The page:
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Homeowners Urged to Remove Destructive Ivy from Trees

by Katie Pyzyk | March 15, 2012 at 11:52 am | 8,727 views | 88 Comments

There’s an effort underway to reduce a choking threat, but it’s not what you might think. English ivy is choking off trees and homeowners are being urged to remove the destructive plant.

Although the ivy is often considered decorative, it can actually strangle the life from trees. It can steal nutrients and water from trees it wraps around, and can accelerate tree rot by holding moisture close to the tree trunk. It has been known to kill trees and add enough weight to cause trees to topple during storms.

“Our trees add financial value to our properties and quality to our lives,” said Nora Palmatier, President of TreeStewards of Arlington and Alexandria in a press release. “The investment is worth it. Unfortunately, English ivy is a threat to that investment.”

The Arlington Regional Master Naturalists offer the following tips for removing the ivy.

  • Clip all ivy vines at the base of the tree. The goal is to separate all the vines from their source in the ground.
  • Leave the cut vines on the tree. Pulling them off could harm the tree. The cut ivy will die and blow off over the next year.
  • Create a barrier ring by pulling up all ivy vines from the ground for at least two feet around the tree. This protects from future infestations.

Poison ivy often hides among non-poisonous species, so remember to wear long clothing and gloves while working with ivy.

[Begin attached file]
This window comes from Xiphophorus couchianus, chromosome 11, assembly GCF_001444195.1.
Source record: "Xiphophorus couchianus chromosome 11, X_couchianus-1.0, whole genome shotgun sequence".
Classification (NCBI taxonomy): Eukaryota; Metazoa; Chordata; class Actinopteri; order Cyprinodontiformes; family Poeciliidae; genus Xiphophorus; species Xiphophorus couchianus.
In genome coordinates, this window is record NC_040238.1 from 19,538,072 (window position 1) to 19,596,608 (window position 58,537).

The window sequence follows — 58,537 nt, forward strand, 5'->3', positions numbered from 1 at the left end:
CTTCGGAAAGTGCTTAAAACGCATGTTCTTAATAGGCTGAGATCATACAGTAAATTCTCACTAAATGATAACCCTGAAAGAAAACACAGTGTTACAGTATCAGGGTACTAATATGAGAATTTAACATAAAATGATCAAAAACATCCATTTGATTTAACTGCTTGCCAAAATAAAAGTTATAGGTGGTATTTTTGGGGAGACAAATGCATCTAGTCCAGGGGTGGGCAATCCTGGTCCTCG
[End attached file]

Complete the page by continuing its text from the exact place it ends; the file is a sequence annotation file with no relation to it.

Palmatier said trained volunteers for Tree Stewards can come to your home and demonstrate how to remove ivy. To request this service or for more information about removing ivy from trees, go to the Tree Stewards website, or email info@TreeStewards.org.

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  • drax

    Yes.

    Get rid of it, and for God’s sake, don’t plant it! There are plenty of better choices.

    • NPGMBR

      Wow, didn’t know this stuff was so bad. Learn something new every day!

  • meh..

    Tried that….and it comes back within a month…
    Ivy is the worst!
    It’s almost taken over my entire back yard.

    • Good Grief

      You must be my neighbor..

  • Westover

    I would like to know what the county is doing about the ivy along the bike trails (mostly around 66-Bon Air) and public parks. It is more ivy than trees and shrubs in most places.

    • Quoth the Raven

      Oh, please don’t ask that! Next thing you know, they’ll come in with huge tanker trucks and just poison everything in sight. Removing ivy is hugely labor intensive, and I don’t know if there is a better/different way to do it. But it does need to be done, and I agree the trees along the paths you mention are in trouble from this stuff.

      • drax

        No, they don’t spray. They bring in volunteers to rip it out by hand, and sometimes they bring in equipment to dig it up by the roots.